Case Study: Seed Cycling in Pediatric Secondary Amenorrhea

Seed cycling is an old yet novel approach to naturally restoring a regular menstrual cycle. Although the mechanism of action is unclear, seed cycling appears to correct potential nutritional deficiencies, rebalance the HPA axis, reduce inflammation, and provide healthy essential fatty acids.

A seventeen year old pediatric patient accompanied by her mother presented for naturopthic treatment for a chief concern of “missing periods.” Her last period had occurred five months ago. Before then her period was progressively reducing in frequency and becoming less regular. Her mother was seeking a second opinion to  her pediatrician’s recommendation to start oral contraceptive pills. These would be used to induce her period in an effort to avoid sequelae of amenorrhea such as bone-loss, cardiovascular disease and increased risk for endometrial cancer.1

Secondary amenorrhea, defined as cessation of menses for greater than three months, affects an estimated 3-5% of adult women, though we do not know its prevalence in adolescents.  Secondary amenorrhea can indicate a deficiency of hormones such as progesterone and estrogen produced by the ovaries. These hormones promote healthy development of sex characteristics during puberty to promote fertility. Additionally, estrogen plays a key role in bone acquisition. The teenage years are especially a critical time for bone mass acquisition, with menarche closely linked to the peak age for bone mass accrual.2 Without treatment, adolescents with menstrual irregularities may be miss a key developmental period for maximal bone ossification.3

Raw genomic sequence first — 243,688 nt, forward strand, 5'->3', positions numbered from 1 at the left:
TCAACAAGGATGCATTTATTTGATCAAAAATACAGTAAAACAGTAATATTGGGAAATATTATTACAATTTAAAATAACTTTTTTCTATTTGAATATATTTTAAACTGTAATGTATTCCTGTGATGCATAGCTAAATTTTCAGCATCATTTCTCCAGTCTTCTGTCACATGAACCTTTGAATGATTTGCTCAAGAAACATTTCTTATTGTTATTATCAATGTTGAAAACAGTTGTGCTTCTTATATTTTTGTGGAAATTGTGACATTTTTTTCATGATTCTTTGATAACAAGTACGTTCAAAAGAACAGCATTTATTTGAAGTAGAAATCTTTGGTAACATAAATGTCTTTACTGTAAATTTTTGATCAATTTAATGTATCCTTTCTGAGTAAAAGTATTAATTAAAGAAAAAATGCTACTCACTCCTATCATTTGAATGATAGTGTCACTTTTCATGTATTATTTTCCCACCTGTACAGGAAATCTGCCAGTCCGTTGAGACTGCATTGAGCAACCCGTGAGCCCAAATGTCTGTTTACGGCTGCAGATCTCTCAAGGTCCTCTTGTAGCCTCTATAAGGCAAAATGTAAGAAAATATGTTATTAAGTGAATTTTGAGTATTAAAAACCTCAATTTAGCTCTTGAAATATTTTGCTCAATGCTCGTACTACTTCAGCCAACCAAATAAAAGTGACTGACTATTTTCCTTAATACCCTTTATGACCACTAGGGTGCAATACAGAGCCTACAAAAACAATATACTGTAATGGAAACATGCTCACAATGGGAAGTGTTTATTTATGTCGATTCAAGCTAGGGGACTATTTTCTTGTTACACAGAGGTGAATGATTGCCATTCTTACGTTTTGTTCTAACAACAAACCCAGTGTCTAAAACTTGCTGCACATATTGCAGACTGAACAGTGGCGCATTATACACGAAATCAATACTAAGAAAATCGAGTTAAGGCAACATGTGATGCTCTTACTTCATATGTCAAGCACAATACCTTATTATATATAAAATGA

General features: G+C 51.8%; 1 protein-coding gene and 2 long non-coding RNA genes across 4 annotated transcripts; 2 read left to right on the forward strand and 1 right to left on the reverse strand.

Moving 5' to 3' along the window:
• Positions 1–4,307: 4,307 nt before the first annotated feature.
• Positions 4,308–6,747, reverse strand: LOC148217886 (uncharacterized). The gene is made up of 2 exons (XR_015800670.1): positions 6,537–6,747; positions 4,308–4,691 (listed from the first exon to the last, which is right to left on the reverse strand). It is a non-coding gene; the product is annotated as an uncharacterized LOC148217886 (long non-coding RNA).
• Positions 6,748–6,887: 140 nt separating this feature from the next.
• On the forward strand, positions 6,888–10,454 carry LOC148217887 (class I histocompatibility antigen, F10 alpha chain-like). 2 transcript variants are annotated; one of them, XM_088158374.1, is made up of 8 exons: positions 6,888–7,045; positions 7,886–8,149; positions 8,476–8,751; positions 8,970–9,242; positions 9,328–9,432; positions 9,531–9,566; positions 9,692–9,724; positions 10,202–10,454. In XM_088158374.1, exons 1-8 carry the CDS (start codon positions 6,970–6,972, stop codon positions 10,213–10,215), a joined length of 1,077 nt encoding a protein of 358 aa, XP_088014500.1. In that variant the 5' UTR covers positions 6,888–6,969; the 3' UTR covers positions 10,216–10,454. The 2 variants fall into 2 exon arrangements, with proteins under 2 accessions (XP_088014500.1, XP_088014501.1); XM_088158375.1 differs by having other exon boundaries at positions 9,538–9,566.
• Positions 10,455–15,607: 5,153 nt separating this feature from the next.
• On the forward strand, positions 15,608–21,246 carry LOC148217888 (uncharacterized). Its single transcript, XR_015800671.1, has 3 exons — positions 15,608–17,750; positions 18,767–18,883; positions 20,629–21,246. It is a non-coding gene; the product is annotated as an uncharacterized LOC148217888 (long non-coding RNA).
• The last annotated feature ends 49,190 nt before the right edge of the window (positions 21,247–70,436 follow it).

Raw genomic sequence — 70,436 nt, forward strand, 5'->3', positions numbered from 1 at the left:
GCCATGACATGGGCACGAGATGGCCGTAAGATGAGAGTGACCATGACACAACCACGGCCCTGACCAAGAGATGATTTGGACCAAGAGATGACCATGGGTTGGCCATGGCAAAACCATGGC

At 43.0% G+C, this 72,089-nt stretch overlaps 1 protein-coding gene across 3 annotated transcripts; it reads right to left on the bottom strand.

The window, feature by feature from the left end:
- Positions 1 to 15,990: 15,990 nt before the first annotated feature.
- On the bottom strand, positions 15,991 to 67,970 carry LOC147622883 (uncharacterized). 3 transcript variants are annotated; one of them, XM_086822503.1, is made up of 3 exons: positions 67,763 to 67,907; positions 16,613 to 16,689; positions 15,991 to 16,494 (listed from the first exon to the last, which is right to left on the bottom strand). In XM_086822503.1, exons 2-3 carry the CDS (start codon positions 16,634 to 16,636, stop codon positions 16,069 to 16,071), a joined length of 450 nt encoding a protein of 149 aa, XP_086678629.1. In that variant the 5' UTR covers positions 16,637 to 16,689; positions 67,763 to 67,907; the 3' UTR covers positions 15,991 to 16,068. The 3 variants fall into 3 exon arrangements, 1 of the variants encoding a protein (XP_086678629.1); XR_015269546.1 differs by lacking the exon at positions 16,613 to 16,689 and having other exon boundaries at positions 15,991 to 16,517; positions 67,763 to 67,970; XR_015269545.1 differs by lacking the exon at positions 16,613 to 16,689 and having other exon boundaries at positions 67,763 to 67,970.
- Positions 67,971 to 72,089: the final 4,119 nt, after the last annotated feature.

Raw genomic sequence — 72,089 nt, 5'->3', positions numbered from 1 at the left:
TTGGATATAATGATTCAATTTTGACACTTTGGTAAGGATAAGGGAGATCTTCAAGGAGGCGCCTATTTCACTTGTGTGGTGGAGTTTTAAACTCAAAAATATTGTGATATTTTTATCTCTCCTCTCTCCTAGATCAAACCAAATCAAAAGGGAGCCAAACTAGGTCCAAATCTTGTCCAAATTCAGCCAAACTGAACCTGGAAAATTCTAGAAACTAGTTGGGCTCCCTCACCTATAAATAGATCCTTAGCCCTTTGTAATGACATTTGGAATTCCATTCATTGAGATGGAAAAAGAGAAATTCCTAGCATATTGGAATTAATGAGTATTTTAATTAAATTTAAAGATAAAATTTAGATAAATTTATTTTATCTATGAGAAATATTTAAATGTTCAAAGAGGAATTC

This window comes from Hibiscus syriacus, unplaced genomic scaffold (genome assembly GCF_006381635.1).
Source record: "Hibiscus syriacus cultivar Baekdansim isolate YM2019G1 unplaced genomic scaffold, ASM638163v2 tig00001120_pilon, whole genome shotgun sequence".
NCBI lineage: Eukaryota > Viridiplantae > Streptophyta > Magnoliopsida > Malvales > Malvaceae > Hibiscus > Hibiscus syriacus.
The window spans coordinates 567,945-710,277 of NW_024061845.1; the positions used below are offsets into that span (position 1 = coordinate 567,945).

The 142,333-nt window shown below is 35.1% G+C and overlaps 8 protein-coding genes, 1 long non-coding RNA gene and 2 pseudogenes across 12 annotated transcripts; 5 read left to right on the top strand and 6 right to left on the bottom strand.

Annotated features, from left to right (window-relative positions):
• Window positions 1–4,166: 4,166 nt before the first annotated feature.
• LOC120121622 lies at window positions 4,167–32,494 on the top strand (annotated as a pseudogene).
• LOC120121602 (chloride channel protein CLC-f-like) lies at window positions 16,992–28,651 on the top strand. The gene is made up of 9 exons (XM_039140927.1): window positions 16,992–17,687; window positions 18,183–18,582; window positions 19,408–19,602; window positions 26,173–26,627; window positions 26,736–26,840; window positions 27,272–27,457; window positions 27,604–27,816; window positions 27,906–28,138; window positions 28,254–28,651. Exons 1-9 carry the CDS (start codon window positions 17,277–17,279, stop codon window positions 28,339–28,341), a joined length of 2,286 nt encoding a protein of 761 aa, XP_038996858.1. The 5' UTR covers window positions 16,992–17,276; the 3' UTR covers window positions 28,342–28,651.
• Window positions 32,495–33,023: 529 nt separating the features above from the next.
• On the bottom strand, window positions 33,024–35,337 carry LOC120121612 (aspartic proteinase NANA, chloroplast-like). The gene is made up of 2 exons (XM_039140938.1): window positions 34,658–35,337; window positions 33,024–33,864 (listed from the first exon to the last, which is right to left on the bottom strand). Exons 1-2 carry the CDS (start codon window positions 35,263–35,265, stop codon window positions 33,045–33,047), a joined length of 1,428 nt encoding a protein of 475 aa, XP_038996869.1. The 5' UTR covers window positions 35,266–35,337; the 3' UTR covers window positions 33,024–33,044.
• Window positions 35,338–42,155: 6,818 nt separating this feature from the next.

Our patient reported eating vegan bi-weekly and for a longer period during Easter. On further questioning we found she had modified her diet restricting gluten and lactose and lost thirty pounds over the last ten months. Her BMI was 20.95, which is within the normal range.

At her first appointment, she was prescribed seed cycling. Seed cycling is a dietary intervention that integrates different seeds at different times in the menstrual cycle. Women who are not menstruating are asked to incorporate different seeds based on the cycle of the moon, with the new moon associated with Day 1 of menses (Figure 1)4.

During the follicular phase Day 1 to 14, or until ovulation, she was advised to consume 1 tablespoon each of ground flax seeds and pumpkin seeds daily. During the luteal phase Day 15 to 28, or until menses, she was advised to incorporate 1 tablespoon each of freshly ground raw sunflower and sesame seeds daily. These seeds can be eaten in smoothies, salads or soups to ease their digestion. Starting with one teaspoon of Ground flax seed (Linum usitatissimum), is advised before increasing intake to one tablespoon in an effort to minimize bloating.

While evidence on seed cycling as an intervention is limited, some of the individual seeds involved are well supported. Flax seeds are considered an optimal source of lignans. Lignans such as secoisolariciresinol, matairecinol and pinoresinol can be converted by intestinal bacteria into enterolactone and enterodiol. These lignans directly affect hormonal balance and are found to decrease risk of breast and prostate cancer.6 Flax seeds are a rich source of omega-3 fatty acid alpha-linoleic acid. Omega-3 fatty acids have been found to support follicle structure and function for hormone production, including increasing progesterone secretion.7